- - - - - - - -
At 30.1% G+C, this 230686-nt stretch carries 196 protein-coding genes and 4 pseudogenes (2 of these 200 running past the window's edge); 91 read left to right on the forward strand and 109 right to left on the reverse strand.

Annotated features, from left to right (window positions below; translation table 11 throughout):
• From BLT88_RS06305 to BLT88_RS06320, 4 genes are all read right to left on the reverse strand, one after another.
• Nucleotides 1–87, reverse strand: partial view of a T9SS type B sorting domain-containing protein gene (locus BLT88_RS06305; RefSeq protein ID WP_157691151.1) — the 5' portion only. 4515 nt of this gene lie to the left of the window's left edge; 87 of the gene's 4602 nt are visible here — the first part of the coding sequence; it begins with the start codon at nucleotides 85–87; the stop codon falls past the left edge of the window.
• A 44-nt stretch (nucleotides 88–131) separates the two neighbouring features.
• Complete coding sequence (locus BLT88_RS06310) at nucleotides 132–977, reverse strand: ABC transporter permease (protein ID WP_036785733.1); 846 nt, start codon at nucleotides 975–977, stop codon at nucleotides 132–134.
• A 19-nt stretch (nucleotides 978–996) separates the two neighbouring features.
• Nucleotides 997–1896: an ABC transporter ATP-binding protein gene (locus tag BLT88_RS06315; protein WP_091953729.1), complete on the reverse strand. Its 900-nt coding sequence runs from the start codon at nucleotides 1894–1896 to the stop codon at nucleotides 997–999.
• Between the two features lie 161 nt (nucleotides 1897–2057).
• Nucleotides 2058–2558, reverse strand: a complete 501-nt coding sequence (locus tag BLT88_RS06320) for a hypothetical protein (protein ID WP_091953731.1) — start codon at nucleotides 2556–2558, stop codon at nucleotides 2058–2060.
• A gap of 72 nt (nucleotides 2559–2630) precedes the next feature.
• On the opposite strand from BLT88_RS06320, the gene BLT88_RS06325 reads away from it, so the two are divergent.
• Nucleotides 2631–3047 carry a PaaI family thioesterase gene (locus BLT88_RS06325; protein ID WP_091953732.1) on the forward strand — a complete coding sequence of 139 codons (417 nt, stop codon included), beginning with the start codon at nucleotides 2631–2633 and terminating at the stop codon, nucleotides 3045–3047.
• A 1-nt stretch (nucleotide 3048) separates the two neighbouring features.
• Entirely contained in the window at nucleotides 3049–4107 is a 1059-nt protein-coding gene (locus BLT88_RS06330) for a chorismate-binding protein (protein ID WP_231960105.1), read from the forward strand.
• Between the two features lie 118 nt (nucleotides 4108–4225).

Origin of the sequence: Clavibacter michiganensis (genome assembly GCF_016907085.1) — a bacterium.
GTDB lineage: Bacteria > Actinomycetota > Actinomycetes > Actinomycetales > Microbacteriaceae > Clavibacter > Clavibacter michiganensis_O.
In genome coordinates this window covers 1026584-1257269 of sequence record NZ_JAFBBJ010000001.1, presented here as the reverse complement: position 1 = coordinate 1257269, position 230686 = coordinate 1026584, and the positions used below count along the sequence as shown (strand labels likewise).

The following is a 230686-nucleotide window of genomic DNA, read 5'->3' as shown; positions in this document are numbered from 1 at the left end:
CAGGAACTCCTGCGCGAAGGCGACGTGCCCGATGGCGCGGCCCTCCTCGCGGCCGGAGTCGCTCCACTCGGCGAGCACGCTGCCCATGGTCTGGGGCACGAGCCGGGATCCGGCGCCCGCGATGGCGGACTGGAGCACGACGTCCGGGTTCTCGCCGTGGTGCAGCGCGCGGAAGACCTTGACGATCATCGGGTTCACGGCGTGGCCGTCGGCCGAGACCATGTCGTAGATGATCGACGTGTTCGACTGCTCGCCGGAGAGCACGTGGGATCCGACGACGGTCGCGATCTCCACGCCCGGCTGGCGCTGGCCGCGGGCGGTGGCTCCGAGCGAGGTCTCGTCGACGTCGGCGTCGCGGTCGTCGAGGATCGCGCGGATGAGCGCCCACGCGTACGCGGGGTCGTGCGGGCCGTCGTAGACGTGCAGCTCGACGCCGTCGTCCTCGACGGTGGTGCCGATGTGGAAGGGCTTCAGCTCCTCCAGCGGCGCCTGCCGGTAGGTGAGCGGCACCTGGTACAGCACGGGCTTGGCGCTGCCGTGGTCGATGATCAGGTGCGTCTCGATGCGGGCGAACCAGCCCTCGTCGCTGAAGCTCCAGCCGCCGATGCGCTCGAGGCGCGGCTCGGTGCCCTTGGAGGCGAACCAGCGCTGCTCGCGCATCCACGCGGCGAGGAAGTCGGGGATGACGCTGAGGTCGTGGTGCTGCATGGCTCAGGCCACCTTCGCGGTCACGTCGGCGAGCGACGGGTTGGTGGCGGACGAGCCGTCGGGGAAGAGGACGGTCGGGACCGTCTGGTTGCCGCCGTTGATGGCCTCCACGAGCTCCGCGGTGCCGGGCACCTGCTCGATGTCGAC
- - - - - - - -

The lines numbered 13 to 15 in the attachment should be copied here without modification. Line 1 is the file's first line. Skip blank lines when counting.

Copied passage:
• Nucleotides 2631–3047 carry a PaaI family thioesterase gene (locus BLT88_RS06325; protein ID WP_091953732.1) on the forward strand — a complete coding sequence of 139 codons (417 nt, stop codon included), beginning with the start codon at nucleotides 2631–2633 and terminating at the stop codon, nucleotides 3045–3047.
• A 1-nt stretch (nucleotide 3048) separates the two neighbouring features.
• Entirely contained in the window at nucleotides 3049–4107 is a 1059-nt protein-coding gene (locus BLT88_RS06330) for a chorismate-binding protein (protein ID WP_231960105.1), read from the forward strand.